Rita on the greatness of her great aunt
I was probably in grade school when I met my great aunt Marion who lived in New York City. She was a psychiatrist and she was one of the first women in her field. She never married. She never had any kids. She had her dogs and her cats and a menagerie of plants and then her patients. She had such an aura about her. I admired her—she was a tremendous influence on me over the years.
I can remember at one point, having a conversation with her at dinner and she said, ‘I’m just so amazed by you.’ That just stunned me. ‘What do you mean?’
She goes, ‘Well, you have a profession and a child and a husband—you manage it all. It was all I could ever do to feel as though I was giving my life to my career.’ She was just so amazed by me, that I could balance multiple things. That was touching.
I think I tried to be the superwoman and I figured out that doesn’t work. It was more of my husband and I working through it. At one point, it just became so stressful to try to keep up with both of our careers. We had to sit down. For him, it was a job. For me, it was a career.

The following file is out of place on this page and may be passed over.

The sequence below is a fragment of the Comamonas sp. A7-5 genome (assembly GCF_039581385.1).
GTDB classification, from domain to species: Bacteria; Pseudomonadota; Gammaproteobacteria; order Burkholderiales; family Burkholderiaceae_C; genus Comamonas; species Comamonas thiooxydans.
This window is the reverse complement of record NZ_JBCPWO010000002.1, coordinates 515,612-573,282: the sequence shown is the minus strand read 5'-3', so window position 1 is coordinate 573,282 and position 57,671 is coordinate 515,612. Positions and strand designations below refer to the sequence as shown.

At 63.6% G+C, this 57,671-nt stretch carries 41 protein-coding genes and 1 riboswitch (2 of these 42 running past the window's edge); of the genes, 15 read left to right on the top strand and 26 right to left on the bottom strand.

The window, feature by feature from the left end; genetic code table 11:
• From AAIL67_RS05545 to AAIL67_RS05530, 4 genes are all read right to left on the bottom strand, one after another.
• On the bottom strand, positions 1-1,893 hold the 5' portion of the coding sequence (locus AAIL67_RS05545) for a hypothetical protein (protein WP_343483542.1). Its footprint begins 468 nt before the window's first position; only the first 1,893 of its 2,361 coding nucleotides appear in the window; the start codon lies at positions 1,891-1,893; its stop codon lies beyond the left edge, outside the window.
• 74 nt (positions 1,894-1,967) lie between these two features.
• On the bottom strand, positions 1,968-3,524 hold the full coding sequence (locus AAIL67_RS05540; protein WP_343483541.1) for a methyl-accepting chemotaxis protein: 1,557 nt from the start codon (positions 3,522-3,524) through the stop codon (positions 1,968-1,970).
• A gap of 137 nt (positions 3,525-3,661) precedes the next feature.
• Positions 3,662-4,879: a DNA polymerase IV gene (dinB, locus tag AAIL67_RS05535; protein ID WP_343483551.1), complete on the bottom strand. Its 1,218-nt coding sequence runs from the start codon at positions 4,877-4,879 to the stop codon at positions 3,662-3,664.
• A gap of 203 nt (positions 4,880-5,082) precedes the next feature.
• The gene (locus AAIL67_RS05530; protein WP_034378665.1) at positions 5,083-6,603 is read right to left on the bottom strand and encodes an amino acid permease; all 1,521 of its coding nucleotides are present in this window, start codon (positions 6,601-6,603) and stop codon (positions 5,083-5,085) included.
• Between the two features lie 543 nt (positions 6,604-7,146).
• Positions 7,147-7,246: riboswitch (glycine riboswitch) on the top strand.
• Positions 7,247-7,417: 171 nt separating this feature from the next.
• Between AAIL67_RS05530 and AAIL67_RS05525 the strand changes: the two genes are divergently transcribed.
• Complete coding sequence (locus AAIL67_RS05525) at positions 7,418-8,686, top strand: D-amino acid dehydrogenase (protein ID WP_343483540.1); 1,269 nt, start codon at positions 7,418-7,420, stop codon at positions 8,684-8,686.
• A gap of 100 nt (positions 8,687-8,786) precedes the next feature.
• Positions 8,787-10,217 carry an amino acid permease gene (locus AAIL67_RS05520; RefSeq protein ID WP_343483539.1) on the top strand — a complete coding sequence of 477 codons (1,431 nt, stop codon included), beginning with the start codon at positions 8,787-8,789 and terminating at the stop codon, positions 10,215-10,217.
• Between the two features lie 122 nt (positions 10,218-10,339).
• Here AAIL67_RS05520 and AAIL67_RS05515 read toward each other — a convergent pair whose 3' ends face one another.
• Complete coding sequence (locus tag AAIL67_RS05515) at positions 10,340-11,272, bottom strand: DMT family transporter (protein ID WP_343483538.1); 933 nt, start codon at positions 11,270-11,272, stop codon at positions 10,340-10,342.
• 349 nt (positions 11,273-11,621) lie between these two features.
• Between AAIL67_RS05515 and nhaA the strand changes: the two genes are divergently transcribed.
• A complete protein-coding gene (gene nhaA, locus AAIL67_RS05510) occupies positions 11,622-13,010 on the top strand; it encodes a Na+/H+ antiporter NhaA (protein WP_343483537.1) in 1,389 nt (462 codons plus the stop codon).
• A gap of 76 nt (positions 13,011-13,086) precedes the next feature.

We collectively decided he would become a stay-at-home dad. That took a tremendous amount of pressure off of me, also the tendency to want to do it all, to control and manage it all. For me, it was learning to let go.
He took on cooking and he was not a cook, but he learned! He does a marvelous job cooking. He took it seriously, even though it wasn’t his first nature at all. It was really a partnership.
There is a lot of focus on women supporting women and I think that’s necessary, but there is a balance there too. I think you’ve got to have that collaboration and partnership with men.
Whether it’s your spouse or even in the work environment. How do you get those dynamics flowing that is a very diverse group? That is where the power and the creativity comes from—it’s really having those diverse perspectives.